Lectures

Role of image-guided therapies in hepatocellular carcinoma

Every clinical factor adverse to surgery included in the table was reported and confirmed by different studies.
For instance, the Liver Unit of Barcelona reported the usual 5-year overall survival rate around 50%. However, when the patients were divided according to two simple adverse prognostic factors, i.e. portal hypertension and abnormal bilirubin, a rate of 74% was obtained (the best so far reported) in patients with normal values and a rate of only 25% in the worst candidates.
So the fact that the survival of the worst candidates was comparable with two recently reported survival rates of untreated patients (20% and 16% respectively), even though with a more adverse profile, questions the indication for surgery in such patients. The high levels of transaminases resulted in an important rate of postoperative complications.

The surgical contraindications for the size less than 2 cm are related to the rate of successfull treatment with RFA reported in different studies. In case of single nodule between 2-3 cm, the selection has to be considered site dependent, or surgery could be used as salvage therapy after an unsuccessfull treatment with PAT.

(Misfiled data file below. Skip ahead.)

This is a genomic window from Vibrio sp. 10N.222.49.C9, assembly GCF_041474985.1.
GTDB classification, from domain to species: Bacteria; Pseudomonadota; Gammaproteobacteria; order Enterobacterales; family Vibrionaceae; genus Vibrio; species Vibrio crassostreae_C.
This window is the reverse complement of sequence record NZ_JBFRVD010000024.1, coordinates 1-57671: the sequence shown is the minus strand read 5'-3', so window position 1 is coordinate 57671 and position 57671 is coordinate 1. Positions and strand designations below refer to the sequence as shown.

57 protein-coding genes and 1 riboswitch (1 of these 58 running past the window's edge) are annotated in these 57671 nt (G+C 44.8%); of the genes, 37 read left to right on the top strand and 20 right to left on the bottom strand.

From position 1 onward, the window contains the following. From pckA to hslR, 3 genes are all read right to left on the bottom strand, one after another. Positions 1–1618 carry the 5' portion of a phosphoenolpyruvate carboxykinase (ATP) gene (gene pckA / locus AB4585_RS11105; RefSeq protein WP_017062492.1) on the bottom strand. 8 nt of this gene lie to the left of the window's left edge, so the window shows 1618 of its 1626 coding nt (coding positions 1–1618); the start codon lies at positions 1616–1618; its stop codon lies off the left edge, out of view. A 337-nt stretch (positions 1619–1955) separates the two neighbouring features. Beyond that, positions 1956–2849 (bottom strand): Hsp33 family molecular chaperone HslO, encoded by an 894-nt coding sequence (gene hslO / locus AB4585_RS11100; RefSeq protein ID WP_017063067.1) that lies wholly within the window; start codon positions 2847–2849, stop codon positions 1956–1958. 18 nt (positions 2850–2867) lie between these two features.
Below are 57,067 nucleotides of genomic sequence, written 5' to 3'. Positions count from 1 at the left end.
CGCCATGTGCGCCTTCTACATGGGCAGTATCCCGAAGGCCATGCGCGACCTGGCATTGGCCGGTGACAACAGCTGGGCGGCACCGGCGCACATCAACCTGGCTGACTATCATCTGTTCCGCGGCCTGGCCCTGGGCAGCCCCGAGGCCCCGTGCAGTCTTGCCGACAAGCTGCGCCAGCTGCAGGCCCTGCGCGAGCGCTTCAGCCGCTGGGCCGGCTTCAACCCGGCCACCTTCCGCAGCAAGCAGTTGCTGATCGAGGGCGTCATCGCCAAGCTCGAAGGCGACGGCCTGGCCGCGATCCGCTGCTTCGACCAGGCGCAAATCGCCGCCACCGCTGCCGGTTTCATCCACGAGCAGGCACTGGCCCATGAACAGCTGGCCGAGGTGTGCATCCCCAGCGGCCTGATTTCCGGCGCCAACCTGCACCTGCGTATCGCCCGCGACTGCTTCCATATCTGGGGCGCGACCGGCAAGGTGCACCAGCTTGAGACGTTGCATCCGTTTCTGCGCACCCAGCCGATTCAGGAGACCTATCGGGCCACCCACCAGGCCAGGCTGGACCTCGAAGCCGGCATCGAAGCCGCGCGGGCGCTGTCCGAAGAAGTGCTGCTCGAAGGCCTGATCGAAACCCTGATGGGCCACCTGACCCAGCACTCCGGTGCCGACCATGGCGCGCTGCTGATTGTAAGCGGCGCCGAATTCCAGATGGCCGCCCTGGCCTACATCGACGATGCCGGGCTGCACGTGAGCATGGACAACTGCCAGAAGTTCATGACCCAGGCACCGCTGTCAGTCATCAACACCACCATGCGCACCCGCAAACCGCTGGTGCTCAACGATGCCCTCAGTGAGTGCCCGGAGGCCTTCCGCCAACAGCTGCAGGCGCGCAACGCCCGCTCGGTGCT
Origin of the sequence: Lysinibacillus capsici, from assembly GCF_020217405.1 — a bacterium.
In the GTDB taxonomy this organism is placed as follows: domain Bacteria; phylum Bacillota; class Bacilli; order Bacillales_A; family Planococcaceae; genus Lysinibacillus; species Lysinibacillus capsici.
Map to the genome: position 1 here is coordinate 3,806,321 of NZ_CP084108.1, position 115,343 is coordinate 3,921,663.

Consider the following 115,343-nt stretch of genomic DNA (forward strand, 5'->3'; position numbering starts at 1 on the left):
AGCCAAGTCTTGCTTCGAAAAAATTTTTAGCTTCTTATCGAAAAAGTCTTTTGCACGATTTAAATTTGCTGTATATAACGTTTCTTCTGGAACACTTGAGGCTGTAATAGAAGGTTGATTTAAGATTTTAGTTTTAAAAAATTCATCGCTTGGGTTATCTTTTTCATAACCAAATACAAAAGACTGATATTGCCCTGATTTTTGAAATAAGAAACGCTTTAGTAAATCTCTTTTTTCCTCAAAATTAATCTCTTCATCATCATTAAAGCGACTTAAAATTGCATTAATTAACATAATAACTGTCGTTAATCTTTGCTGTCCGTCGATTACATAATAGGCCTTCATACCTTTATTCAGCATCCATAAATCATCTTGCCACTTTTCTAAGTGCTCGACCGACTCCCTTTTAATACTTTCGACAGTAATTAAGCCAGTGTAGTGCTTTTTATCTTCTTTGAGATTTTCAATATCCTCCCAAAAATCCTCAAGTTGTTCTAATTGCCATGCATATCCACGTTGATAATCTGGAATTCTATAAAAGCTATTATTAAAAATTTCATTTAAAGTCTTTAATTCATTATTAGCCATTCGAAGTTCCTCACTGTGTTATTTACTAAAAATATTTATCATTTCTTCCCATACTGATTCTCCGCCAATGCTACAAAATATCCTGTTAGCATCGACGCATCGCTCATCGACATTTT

As to the choice among the image-guided treatments, we consider them complementary, i.e. we use them as a multimodal  tailored therapy. RFA, PEI and selective transarterial chemoembolization (sTACE), applied over time, are choosed patient by patient according to presentation of the disease. For instance, the same patient (or tumor) can be treated with different techniques.      
RFA is currently considered the first choice treatment (figure 1). On this figure it is shown a HCC of the left lobe with the electrode located at the tumor periphery at the start of treatment, then the “boiling effect” covering all the tumor (oven effect) at the end of energy deposition, and then the CT control before and after RFA, demonstrating a complete necrosis.     

Figure 1
Figure 1.1Figure 1.2
Figure 1.3Figure 1.4

 

Such a choice reflects the results of previous studies, demonstrating the advantages of RFA in terms of local efficacy and side effects. In these studies, RFA obtained a higher rate of necrosis than PEI in small tumors (table 4) and in infiltrating lesions of any size, and avoided the side effects (particularly transient increase in portal hypertension) occurring after single-session PEI when a large amount of ethanol was required.

Table 4 - RF vs PEI: Complete Ablation in HCC < 3 cm
Authors RF PEI
Livraghi T
1999
90% 80%
Ikeda M
2001
100% 94%
Lencioni R
2001
92% 81%